Mr Jennings - The five-year period has been fixed under an Empire-wide arrangement.

Mr NAIRN - We should not be bound down to that period. I see no reason why Australia should not be prepared to initiate ideas of its own.

As indicated this morning by the Minister for Defence (Mr. Street), quite a number of foreign migrants are young men who are fit and anxious to render military service to Australia, but, under the present system they cannot be accepted for training unless they are naturalized. I believe that every ablebodied man in the country is under the obligation to assist in its defence, and, therefore, we should not exclude newcomers from military service for five years.

For some time, we members of parliament have been receiving propaganda, chiefly in the form of booklets, bearing the names of a number of our own citizens of some notoriety, but which on examination palpably carries the official imprint of the Japanese Government. The information given in these papers could be obtained officially only from that source. We have also had communications from the Consul-General for Japan. I welcome any representations which the Consul-General may put forward over his own signature, but I despise the action of Australians who lend their names for the propagation of foreign propaganda.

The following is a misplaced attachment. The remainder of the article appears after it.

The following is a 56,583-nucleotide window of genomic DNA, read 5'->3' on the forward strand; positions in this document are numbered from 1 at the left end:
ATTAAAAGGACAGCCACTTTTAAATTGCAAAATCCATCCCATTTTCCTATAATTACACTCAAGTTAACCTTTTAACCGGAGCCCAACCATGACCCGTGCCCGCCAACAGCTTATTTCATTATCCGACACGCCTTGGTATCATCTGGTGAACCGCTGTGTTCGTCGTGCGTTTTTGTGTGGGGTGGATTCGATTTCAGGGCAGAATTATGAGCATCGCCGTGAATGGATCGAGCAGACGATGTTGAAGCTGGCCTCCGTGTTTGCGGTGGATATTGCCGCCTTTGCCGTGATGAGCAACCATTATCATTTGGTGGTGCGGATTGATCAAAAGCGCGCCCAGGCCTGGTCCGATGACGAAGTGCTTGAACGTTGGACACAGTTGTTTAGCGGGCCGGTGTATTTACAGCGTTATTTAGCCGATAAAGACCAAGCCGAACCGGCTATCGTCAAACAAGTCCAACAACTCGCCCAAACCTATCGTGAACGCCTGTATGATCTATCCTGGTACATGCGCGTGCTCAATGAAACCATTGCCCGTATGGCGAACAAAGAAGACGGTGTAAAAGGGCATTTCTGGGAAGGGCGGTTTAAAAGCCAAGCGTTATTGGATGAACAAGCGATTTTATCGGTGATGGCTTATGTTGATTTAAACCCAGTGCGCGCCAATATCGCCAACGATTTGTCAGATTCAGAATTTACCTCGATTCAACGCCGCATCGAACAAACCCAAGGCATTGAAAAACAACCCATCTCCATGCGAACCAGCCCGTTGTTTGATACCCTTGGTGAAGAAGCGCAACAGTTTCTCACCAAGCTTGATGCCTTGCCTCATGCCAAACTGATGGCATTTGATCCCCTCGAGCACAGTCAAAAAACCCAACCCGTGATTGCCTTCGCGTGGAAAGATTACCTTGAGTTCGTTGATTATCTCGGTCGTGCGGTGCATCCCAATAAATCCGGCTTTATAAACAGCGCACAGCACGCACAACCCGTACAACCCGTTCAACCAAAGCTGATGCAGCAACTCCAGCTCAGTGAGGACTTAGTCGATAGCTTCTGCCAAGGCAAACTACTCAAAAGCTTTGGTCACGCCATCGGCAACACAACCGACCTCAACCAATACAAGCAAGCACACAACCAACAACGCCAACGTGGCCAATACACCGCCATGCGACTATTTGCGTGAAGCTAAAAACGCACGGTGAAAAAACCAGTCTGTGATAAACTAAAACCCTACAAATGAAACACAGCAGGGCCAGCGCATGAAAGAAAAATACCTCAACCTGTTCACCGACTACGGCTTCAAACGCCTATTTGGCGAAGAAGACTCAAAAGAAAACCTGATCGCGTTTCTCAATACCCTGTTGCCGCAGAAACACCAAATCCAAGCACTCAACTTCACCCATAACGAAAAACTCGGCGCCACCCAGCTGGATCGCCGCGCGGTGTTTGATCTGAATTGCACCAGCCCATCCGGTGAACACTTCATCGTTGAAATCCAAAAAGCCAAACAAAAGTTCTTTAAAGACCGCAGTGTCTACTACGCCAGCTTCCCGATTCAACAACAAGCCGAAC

Mr Brennan - Why not?

Mr NAIRN - I think it is contemptible, and I suspect that the signatures are paid for. It is a pretence that these are the bona fide opinions of Australians, whereas, in fact, they are foreign opinions merely issued over the signatures of Australians.

Mr Brennan - How can the honorable member possibly know that?

Mr NAIRN - I do not know it absolutely, but I see from the contents that the information must necessarily have been obtained from official sources. This is one of the matters on which I am not prepared to grant the toleration asked for by the honorable member for Batman (Mr. Brennan).

Mr Brennan - We may get the truth in that way.

Mr NAIRN - We do not necessarily get the truth when the propaganda is put forward by a foreign power. I am not prepared to concede to any person, whether British or alien, the right to distribute subversive literature in this country, and, if the literature is associated with a foreign power, it is all the more objectionable. We should take care . to stamp out the circulation of this kind of literature. The bill is a good one, and has my support.